The strength of Apple's revised encryption scheme in iOS 8 hinges on users choosing a strong passcode or password, which they rarely do, according to a Princeton University fellow.
Apple beefed up the encryption in its latest mobile operating system, protecting more sensitive data and employing more protections within hardware to make it harder to access. The new system has worried U.S. authorities, who fear it may make it more difficult to obtain data for law enforcement since Apple has no access to it.
Despite the new protections, data is still vulnerable in certain circumstances, wrote Joseph Bonneau, a fellow at the Center For Information Technology Policy at Princeton, who studies password security.
"Users with any simple passcode have no security against a serious attacker who's able to start guessing with the help of the device's cryptographic processor," he wrote.
If an iPhone is seized when it's turned off, it's unlikely that the keys can be derived from its cryptographic co-processor called the "Secure Enclave," which does the heavy lifting to enable encryption.
But if an attacker can boot the phone and get access to the Secure Enclave, it would be possible to start guessing passwords in a brute-force attack, and that's where the weakness lies.
Apple doesn't make it easy to completely copy all of the data on a device and boot it up using external firmware or another operating system, which would be an attacker's first step, Bonneau wrote.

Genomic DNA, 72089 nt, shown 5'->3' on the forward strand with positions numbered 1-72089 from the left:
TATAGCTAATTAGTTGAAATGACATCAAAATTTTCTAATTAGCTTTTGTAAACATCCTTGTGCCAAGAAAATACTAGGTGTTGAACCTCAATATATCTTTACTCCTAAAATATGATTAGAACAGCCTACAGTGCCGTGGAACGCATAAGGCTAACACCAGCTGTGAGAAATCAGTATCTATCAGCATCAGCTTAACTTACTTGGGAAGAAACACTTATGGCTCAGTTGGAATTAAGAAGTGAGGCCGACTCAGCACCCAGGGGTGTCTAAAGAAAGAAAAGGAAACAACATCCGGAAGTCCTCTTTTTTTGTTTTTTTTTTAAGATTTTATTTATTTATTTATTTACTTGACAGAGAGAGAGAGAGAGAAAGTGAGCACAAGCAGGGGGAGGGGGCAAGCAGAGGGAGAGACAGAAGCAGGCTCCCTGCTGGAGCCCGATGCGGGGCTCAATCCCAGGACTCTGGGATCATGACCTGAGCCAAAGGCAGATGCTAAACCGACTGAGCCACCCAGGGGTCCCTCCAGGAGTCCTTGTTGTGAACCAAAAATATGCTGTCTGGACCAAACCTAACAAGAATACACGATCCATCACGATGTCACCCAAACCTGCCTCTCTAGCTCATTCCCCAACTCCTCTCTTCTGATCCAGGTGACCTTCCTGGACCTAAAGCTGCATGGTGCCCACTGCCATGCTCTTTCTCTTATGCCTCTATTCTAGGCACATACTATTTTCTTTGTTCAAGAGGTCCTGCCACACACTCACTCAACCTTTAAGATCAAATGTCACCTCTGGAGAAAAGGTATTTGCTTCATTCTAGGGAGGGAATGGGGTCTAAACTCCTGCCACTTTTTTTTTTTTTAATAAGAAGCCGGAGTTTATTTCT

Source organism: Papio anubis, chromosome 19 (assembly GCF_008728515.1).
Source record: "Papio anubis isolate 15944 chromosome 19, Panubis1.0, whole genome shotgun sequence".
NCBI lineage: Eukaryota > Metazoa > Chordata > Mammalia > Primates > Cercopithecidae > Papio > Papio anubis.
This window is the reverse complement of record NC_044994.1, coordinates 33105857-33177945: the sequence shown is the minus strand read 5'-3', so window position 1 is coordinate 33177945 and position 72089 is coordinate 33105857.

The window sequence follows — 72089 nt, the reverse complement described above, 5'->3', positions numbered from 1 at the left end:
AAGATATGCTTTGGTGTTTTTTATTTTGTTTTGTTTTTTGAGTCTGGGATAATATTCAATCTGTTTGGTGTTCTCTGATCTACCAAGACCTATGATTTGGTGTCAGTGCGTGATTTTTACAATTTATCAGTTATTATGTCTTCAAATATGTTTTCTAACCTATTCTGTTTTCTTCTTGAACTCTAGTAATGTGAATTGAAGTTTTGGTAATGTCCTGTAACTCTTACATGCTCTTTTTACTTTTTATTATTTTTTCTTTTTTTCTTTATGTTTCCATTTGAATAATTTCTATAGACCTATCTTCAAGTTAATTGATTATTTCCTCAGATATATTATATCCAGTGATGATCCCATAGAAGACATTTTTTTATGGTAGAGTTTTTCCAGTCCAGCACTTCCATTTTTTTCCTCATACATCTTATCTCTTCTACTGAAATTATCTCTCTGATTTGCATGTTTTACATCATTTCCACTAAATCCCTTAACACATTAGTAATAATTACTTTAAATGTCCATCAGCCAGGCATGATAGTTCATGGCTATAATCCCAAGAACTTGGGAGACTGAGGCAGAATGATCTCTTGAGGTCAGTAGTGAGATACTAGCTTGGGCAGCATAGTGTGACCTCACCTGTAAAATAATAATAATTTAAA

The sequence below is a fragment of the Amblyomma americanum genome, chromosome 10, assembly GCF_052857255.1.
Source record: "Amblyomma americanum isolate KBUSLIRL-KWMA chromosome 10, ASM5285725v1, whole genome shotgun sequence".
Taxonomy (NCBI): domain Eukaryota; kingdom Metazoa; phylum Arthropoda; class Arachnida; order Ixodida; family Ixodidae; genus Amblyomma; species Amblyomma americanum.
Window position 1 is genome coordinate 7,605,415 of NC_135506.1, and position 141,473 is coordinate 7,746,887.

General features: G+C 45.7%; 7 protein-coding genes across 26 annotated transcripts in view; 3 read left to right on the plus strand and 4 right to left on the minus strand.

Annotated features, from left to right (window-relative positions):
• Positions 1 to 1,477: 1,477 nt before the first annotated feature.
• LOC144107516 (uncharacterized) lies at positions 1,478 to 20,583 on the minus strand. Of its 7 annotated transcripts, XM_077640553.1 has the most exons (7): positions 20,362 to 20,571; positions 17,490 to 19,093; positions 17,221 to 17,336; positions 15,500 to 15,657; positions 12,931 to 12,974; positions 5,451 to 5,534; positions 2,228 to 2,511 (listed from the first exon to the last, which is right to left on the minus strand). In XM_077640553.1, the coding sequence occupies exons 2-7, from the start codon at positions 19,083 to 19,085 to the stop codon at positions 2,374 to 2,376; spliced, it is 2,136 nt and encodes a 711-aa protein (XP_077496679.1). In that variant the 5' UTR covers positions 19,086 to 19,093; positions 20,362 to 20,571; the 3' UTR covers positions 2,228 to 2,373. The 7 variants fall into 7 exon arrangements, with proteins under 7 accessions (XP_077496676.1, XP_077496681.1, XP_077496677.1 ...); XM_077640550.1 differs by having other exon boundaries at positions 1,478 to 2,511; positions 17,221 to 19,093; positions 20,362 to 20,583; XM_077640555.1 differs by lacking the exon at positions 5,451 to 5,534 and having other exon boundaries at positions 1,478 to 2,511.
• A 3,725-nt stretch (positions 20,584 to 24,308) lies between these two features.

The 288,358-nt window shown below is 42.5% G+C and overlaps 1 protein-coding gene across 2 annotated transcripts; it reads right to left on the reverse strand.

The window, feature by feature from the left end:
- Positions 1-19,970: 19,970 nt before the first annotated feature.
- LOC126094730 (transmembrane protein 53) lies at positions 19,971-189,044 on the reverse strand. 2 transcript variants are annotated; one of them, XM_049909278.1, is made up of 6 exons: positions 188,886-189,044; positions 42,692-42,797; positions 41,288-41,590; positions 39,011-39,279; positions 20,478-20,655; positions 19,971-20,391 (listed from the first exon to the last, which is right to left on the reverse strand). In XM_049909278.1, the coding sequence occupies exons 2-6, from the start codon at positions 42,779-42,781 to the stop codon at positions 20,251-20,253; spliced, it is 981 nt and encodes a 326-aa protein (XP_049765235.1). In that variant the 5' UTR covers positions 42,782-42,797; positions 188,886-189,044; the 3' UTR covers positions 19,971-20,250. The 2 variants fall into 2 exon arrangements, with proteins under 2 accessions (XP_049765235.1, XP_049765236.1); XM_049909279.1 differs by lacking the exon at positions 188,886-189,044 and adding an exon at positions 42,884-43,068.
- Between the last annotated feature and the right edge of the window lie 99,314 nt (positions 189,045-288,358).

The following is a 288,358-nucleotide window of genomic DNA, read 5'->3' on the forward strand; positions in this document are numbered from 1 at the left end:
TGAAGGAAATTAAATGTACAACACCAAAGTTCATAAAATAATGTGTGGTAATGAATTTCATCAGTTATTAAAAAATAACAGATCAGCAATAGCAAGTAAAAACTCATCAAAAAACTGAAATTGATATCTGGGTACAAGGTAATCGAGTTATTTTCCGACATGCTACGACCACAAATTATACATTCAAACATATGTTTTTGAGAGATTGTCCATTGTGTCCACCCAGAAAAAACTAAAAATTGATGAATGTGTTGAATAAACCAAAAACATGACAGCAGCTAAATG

His theory of how easy it would be to obtain the data from a device is dependent on an attacker being able to bypass the complicated "secure boot" sequence of an iOS 8 device.
"We'll assume this can be defeated by finding a security hole, stealing Apple's key to sign alternate code or coercing Apple into doing so," he wrote.
If that is possible, the attacker can begin guessing passcodes or passwords against the Secure Enclave. Apple's documentation suggests that such guesses could be conducted at a rate of either 12 guesses per second or one guess every five seconds.
By default, Apple asks users to set a "simple passcode," which is a four-digit numerical PIN, although users can set much longer pass phrases.
If an attacker can guess four-digit passcodes at 12 per second, the entire space of 10,000 possible PINs can be guessed in about 13 minutes, or 14 hours at the slower rate of one per five seconds, Bonneau wrote.
Apple could slow down the rate at which passwords can be entered, but that would probably annoy users. An alternative would be to limit the number of overall incorrect guesses and erase the phone's data, but that approach would require warning users that they're at risk of blanking their phone if they continue guessing, he wrote.
Even users who opt to set a longer passcode or phrase rather than a four-digit PIN are probably still at risk.
Bonneau said it's unlikely that users choose stronger passwords to protect their devices than Web services accounts, since "entering passwords on a touchscreen is painful."
The best advice is to create a password that is at least a 12-digit random number or a nine-character string of lower-case letters, he wrote. And do not use that password for any other services.
"These aren't trivial to memorize, but the vast majority of humans can do this with practice," Bonneau wrote.
If there's a fear a device may be seized, it's best to keep it off -- such as when crossing international borders -- as that offers the greatest level of encryption protection, he wrote.
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